Source: CFDIinside blog

INTRODUCTION

The course of Partial differential equations (PDEs) usually is a tough one. There is a number of factors contributing to this toughness:

• PDE course combines the knowledge from calculus, algebra, ordinary differential equations (ODEs), complex analysis and functional analysis. Simply put, there is a lot that you need to know about!
• PDE methods often (or should I say, mostly?) come from physics, but this aspect is not always emphasized and, as a result, the intuition is lost.
• There is lots of abstraction in the PDE course material: characteristics, generalized functions (distributions), eigenfunctions, convolutions and etc. Many of these concepts actually have simple interpretations, but again, this is not emphasized.
• PDEs themselves are tough. In contrast to ODEs, there are no general methods for all kinds of PDEs. The field is young and a bit messy.

This series of posts aims to demystify PDEs and show some general way of handling PDE problems by combining physical intuition and mathematical methods.…

## Using integration to calculate the volume of a solid with a known cross-sectional area.

Hi there again, I have not written a post in while, here goes my second post.

I would like us to discuss one of the important applications of integration. We have seen how integration can be used to solve the area problem, in this post we are going to see how we can use a similar idea to solve the volume problem. I suggest that we start by looking at the solids whose volume we know very well. You should be able to calculate the volumes of the cylinders below (yes,  they are all cylinders.)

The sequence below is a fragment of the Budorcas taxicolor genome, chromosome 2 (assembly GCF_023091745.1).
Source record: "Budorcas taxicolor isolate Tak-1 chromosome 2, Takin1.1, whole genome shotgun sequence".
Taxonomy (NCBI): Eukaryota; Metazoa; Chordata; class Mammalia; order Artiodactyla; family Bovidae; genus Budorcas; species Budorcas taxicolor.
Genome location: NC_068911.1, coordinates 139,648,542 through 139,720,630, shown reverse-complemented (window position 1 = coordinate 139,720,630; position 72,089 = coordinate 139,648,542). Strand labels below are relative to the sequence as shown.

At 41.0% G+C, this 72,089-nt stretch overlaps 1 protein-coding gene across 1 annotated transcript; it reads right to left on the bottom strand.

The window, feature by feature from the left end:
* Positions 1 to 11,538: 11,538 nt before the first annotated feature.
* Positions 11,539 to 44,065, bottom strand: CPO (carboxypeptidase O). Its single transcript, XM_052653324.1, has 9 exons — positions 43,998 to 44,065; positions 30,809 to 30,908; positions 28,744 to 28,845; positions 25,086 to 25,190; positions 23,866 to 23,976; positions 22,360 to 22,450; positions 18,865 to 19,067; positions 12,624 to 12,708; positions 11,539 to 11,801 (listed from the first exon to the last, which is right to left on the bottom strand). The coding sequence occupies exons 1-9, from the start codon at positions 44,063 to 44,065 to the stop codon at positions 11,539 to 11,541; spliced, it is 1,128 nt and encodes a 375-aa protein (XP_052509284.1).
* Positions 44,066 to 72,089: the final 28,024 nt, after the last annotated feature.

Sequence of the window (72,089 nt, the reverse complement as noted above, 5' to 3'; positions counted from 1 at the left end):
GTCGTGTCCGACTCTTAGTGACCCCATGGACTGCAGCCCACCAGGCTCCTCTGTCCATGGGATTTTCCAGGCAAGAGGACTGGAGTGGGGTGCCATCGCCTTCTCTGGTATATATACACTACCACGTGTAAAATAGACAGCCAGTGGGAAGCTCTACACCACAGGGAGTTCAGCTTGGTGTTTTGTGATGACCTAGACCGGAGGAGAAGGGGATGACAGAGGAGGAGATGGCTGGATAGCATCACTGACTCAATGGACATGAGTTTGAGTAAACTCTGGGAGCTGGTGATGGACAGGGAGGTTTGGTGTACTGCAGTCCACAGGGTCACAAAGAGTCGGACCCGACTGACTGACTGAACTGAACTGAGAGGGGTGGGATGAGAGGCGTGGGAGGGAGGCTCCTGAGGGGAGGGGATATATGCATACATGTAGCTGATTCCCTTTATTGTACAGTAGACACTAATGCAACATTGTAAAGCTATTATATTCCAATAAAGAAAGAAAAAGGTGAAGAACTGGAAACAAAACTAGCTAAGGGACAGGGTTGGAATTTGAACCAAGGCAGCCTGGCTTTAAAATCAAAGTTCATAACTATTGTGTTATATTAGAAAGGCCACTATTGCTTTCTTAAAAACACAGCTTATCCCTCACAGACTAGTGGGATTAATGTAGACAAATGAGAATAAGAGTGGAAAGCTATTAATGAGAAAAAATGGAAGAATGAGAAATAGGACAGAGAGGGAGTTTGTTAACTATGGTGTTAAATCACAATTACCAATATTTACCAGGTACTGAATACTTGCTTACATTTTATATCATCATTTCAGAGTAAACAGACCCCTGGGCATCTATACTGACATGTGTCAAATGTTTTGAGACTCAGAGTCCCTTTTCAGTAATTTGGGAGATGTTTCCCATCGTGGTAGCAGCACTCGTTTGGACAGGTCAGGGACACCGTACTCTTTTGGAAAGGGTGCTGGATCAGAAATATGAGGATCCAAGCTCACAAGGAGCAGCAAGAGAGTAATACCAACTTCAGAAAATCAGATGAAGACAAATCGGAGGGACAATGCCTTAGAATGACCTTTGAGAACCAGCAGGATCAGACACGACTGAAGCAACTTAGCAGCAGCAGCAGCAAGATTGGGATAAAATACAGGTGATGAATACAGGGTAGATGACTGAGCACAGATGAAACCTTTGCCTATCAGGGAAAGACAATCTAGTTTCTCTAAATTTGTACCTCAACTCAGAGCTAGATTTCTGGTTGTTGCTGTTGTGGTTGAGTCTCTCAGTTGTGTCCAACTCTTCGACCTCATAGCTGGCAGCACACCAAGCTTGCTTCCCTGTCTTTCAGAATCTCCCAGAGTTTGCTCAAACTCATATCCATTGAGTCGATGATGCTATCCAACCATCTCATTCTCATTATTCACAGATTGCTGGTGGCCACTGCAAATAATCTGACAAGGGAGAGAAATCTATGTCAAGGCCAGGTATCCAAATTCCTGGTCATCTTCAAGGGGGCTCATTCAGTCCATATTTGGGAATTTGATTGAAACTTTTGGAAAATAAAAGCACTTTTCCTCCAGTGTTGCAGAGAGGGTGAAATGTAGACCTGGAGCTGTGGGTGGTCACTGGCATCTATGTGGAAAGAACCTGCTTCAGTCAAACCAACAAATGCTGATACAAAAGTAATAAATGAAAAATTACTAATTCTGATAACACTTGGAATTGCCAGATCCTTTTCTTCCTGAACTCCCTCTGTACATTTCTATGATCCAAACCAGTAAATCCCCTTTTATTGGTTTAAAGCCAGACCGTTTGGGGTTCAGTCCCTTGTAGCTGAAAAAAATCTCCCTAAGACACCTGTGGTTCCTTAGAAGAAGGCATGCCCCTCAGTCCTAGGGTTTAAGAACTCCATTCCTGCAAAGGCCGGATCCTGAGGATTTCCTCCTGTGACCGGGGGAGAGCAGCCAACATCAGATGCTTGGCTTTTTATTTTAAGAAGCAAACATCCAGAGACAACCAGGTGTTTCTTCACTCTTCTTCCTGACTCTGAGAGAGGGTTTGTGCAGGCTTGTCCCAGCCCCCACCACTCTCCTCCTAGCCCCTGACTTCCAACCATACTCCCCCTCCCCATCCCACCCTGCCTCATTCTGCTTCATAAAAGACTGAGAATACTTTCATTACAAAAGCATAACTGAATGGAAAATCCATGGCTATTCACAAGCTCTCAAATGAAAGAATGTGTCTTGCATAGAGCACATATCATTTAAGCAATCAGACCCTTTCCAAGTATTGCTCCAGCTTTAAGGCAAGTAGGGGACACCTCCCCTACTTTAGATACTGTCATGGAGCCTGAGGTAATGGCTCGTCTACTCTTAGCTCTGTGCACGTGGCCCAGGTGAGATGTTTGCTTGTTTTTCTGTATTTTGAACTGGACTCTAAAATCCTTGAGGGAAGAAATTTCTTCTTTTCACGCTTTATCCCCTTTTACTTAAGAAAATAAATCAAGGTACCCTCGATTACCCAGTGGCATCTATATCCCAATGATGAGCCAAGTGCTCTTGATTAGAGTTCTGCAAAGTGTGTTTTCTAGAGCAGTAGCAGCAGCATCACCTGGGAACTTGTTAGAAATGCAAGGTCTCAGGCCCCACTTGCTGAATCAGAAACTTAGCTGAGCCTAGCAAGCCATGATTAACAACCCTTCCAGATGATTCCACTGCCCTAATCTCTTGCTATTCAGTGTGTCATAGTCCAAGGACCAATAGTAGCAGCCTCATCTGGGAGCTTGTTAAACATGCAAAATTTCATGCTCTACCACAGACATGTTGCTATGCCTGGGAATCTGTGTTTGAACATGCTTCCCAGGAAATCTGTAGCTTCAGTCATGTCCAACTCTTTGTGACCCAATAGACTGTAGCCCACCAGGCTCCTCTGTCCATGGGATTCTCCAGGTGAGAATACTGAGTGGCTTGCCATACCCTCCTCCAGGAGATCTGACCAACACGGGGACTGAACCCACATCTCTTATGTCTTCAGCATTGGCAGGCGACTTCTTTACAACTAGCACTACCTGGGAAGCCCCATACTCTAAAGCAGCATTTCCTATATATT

Cylinders are nice, we only need to multiply the cross-sectional area by the height/length to find the volume. This is because they have two identical flat ends and the same cross-section from one end to the other. Unfortunately, not all the solid figures that we come across everyday are cylinders. The figures below are not cylinders.…

## An integral expression for n!

I gave a challenge question at the end of class a week or so ago. Here I will give the solution and show that it gives us something rather strange and surprisingly useful.

I wrote down the following, and asked you to prove it:

$\int_0^\infty e^{-t} t^N dt=N!$